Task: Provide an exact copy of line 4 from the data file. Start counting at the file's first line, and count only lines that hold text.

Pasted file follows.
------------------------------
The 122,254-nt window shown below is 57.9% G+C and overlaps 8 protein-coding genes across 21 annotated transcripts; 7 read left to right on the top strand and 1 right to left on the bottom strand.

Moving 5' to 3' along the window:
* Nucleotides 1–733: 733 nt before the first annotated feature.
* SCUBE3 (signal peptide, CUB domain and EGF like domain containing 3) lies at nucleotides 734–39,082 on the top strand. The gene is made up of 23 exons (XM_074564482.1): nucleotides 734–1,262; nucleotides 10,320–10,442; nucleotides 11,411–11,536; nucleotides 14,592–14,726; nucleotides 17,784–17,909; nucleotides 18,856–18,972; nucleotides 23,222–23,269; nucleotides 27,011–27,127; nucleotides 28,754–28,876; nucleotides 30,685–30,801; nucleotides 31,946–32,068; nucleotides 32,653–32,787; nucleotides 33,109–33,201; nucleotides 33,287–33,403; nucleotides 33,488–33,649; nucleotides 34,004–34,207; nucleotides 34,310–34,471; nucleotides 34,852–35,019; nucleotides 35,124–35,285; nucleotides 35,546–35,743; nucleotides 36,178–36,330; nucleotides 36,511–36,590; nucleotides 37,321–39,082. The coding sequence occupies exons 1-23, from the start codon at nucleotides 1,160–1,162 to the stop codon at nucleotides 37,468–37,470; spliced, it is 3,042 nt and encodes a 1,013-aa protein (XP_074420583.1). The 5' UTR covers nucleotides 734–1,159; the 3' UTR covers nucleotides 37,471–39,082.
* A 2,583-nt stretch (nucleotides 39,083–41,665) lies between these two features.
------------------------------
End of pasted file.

* SCUBE3 (signal peptide, CUB domain and EGF like domain containing 3) lies at nucleotides 734–39,082 on the top strand. The gene is made up of 23 exons (XM_074564482.1): nucleotides 734–1,262; nucleotides 10,320–10,442; nucleotides 11,411–11,536; nucleotides 14,592–14,726; nucleotides 17,784–17,909; nucleotides 18,856–18,972; nucleotides 23,222–23,269; nucleotides 27,011–27,127; nucleotides 28,754–28,876; nucleotides 30,685–30,801; nucleotides 31,946–32,068; nucleotides 32,653–32,787; nucleotides 33,109–33,201; nucleotides 33,287–33,403; nucleotides 33,488–33,649; nucleotides 34,004–34,207; nucleotides 34,310–34,471; nucleotides 34,852–35,019; nucleotides 35,124–35,285; nucleotides 35,546–35,743; nucleotides 36,178–36,330; nucleotides 36,511–36,590; nucleotides 37,321–39,082. The coding sequence occupies exons 1-23, from the start codon at nucleotides 1,160–1,162 to the stop codon at nucleotides 37,468–37,470; spliced, it is 3,042 nt and encodes a 1,013-aa protein (XP_074420583.1). The 5' UTR covers nucleotides 734–1,159; the 3' UTR covers nucleotides 37,471–39,082.